RDF Semantics, Patrick Hayes, Editor, W3C Recommendation, 10 February 2004, http://www.w3.org/2001/sw/RDFCore/TR/staging/rdf-mt/ . Latest version available at http://www.w3.org/TR/rdf-mt/ .
RDF/XML Syntax Specification (Revised), Dave Beckett, Editor, W3C Recommendation, 10 February 2004, http://www.w3.org/2001/sw/RDFCore/TR/staging/rdf-syntax-grammar/ . Latest version available at http://www.w3.org/TR/rdf-syntax-grammar/ .
MIME Media Types, The Internet Assigned Numbers Authority (IANA). This document is http://www.iana.org/assignments/media-types/ . The registration for application/rdf+xml is archived at http://www.w3.org/2001/sw/RDFCore/mediatype-registration .
Extensible Markup Language (XML) 1.0, Second Edition, T. Bray, J. Paoli, C.M. Sperberg-McQueen and E. Maler, Editors. World Wide Web Consortium. 6 October 2000. This version is http://www.w3.org/TR/2000/REC-xml-20001006. The latest version of XML is available at http://www.w3.org/TR/REC-xml.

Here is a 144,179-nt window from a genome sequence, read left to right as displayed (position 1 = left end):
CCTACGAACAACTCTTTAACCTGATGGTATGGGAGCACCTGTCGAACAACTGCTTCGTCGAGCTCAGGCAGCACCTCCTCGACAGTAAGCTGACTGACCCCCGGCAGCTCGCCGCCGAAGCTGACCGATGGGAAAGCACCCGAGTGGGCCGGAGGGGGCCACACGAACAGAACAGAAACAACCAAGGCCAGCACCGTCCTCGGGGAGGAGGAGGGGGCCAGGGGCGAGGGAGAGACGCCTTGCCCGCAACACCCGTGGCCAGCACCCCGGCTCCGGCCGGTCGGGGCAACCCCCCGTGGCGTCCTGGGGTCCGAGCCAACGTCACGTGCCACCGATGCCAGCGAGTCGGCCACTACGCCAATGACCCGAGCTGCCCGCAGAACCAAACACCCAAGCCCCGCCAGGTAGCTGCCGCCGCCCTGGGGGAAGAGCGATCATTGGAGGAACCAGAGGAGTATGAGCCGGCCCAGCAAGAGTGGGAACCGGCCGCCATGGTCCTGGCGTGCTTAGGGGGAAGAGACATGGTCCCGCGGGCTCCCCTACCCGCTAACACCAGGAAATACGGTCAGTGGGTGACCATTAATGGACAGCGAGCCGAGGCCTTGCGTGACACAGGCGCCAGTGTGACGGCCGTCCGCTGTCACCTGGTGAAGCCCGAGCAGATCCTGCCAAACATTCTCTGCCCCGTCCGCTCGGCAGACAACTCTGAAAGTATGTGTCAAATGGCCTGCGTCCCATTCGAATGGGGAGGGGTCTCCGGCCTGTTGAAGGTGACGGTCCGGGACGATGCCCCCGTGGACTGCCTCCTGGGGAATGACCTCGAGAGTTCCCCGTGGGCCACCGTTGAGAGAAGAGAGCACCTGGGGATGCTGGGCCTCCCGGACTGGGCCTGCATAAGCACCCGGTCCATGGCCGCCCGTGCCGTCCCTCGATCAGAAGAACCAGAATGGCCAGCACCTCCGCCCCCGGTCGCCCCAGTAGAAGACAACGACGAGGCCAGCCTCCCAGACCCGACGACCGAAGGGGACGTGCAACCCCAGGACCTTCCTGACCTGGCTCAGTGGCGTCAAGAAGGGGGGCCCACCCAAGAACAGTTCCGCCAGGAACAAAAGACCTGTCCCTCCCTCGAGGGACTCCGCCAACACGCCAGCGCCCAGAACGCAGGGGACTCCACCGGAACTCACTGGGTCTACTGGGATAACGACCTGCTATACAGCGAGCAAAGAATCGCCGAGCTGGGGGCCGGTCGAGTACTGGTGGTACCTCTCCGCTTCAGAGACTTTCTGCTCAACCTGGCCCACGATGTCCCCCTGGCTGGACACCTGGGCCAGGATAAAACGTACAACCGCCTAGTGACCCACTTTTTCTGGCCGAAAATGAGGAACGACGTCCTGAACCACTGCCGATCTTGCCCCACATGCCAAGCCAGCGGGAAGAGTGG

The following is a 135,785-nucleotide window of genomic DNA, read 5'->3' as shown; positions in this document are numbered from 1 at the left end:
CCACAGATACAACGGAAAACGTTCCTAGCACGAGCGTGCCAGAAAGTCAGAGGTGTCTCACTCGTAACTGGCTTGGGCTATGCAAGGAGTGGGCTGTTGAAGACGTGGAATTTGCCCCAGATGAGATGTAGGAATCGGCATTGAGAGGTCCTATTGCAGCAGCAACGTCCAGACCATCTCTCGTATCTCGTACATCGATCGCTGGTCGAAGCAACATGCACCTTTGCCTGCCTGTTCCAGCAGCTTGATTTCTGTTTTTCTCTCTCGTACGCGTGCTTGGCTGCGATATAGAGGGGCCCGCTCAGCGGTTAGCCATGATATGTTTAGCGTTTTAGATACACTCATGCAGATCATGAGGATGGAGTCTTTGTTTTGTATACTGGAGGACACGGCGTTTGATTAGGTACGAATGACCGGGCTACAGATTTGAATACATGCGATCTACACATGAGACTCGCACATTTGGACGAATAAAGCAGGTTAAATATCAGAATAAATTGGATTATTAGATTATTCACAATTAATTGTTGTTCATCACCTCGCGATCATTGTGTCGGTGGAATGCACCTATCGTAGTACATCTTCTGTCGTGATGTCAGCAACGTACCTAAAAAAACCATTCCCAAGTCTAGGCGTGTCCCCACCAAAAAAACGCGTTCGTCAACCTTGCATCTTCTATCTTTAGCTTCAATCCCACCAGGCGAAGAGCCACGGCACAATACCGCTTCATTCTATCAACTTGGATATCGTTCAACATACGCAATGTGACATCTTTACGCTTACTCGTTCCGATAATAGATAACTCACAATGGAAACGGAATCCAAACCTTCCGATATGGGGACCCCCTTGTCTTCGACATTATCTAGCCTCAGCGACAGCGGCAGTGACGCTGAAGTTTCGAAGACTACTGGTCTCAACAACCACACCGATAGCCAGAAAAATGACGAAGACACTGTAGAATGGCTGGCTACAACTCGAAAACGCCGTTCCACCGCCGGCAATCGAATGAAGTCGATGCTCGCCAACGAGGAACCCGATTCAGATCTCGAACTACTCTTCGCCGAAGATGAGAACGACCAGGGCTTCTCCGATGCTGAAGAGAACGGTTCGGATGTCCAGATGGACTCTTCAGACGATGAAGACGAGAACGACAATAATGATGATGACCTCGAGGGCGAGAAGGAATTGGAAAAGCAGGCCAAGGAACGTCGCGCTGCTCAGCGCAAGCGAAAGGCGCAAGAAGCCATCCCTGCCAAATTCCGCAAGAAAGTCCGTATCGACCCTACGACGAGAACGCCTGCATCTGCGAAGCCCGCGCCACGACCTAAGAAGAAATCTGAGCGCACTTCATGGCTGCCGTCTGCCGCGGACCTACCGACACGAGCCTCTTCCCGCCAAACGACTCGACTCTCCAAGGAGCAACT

Namespaces in XML, T. Bray, D. Hollander and A. Layman, Editors. World Wide Web Consortium. 14 January 1999. This version is http://www.w3.org/TR/1999/REC-xml-names-19990114/. The latest version of Namespaces in XML is available at http://www.w3.org/TR/REC-xml-names/.
RFC 2279 - UTF-8, a transformation format of ISO 10646, F. Yergeau, IETF, January 1998. This document is http://www.isi.edu/in-notes/rfc2279.txt.
RFC 2396 - Uniform Resource Identifiers (URI): Generic Syntax, T. Berners-Lee, R. Fielding and L. Masinter, IETF, August 1998. This document is http://www.isi.edu/in-notes/rfc2396.txt.
RFC 2732 - Format for Literal IPv6 Addresses in URL's, R. Hinden, B. Carpenter and L. Masinter, IETF, December 1999. This document is http://www.isi.edu/in-notes/rfc2732.txt.
The Unicode Standard, Version 3, The Unicode Consortium, Addison-Wesley, 2000. ISBN 0-201-61633-5, as updated from time to time by the publication of new versions. (See http://www.unicode.org/unicode/standard/versions/ for the latest version and additional information on versions of the standard and of the Unicode Character Database).
Unicode Normalization Forms, Unicode Standard Annex #15, Mark Davis, Martin Dürst. (See http://www.unicode.org/unicode/reports/tr15/ for the latest version).
RFC 3066 - Tags for the Identification of Languages, H. Alvestrand, IETF, January 2001. This document is http://www.isi.edu/in-notes/rfc3066.txt.